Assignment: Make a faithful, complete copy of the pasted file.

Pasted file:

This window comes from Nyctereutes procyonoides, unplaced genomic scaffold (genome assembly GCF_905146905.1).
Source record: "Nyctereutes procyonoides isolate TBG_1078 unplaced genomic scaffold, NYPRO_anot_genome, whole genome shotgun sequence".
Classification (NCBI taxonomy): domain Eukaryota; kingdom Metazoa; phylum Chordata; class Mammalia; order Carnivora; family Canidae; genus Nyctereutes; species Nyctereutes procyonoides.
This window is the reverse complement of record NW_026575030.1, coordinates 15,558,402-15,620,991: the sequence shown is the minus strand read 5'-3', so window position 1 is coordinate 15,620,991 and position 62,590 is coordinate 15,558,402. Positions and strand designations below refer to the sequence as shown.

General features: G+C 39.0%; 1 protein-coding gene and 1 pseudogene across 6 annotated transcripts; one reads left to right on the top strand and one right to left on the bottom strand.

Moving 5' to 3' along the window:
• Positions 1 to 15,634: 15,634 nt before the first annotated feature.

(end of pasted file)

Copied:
This window comes from Nyctereutes procyonoides, unplaced genomic scaffold (genome assembly GCF_905146905.1).
Source record: "Nyctereutes procyonoides isolate TBG_1078 unplaced genomic scaffold, NYPRO_anot_genome, whole genome shotgun sequence".
Classification (NCBI taxonomy): domain Eukaryota; kingdom Metazoa; phylum Chordata; class Mammalia; order Carnivora; family Canidae; genus Nyctereutes; species Nyctereutes procyonoides.
This window is the reverse complement of record NW_026575030.1, coordinates 15,558,402-15,620,991: the sequence shown is the minus strand read 5'-3', so window position 1 is coordinate 15,620,991 and position 62,590 is coordinate 15,558,402. Positions and strand designations below refer to the sequence as shown.

General features: G+C 39.0%; 1 protein-coding gene and 1 pseudogene across 6 annotated transcripts; one reads left to right on the top strand and one right to left on the bottom strand.

Moving 5' to 3' along the window:
• Positions 1 to 15,634: 15,634 nt before the first annotated feature.